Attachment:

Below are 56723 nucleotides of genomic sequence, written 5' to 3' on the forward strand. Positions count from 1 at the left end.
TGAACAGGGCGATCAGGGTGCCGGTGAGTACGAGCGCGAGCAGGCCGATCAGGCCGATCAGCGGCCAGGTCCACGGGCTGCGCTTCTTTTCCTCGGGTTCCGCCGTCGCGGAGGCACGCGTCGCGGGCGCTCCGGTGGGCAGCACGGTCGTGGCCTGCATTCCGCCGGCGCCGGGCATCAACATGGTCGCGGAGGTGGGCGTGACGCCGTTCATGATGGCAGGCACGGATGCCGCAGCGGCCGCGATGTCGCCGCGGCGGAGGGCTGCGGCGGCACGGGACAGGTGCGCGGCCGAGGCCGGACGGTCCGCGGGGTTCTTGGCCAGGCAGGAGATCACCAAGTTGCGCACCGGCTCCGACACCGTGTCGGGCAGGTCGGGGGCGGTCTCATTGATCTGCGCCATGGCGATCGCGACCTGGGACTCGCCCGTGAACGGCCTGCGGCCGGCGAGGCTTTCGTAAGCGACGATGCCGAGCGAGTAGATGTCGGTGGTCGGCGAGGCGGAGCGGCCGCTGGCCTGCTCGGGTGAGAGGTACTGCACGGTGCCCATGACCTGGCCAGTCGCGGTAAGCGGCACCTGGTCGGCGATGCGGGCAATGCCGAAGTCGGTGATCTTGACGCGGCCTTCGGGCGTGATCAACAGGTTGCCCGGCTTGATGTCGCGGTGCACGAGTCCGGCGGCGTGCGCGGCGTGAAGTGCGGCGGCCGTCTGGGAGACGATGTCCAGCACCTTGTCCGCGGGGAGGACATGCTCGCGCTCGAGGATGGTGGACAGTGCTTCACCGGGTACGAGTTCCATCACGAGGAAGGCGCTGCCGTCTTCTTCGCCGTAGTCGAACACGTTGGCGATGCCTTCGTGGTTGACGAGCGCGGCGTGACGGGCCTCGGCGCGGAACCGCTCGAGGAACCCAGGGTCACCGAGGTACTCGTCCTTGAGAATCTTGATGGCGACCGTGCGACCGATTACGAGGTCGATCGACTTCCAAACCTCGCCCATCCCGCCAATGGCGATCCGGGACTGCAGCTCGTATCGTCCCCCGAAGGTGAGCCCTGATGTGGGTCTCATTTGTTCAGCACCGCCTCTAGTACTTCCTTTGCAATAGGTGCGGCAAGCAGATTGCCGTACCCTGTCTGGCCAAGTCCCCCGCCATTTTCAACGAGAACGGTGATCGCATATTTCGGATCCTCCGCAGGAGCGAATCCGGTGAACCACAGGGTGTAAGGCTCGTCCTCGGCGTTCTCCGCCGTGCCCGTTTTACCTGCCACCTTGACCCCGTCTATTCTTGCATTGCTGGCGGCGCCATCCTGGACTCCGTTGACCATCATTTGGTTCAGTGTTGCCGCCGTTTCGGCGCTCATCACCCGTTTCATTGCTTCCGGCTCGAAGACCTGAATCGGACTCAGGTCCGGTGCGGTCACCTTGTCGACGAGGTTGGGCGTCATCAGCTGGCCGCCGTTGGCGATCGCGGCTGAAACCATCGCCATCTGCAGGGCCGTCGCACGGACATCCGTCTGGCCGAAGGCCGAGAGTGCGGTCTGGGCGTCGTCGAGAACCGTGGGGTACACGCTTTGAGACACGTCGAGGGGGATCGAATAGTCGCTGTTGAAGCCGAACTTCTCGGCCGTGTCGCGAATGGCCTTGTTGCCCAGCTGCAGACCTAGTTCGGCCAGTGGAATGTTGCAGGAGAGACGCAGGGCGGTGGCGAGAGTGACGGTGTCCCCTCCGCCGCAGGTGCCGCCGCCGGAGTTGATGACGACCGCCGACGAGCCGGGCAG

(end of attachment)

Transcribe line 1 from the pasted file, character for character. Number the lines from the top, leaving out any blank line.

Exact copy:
Below are 56723 nucleotides of genomic sequence, written 5' to 3' on the forward strand. Positions count from 1 at the left end.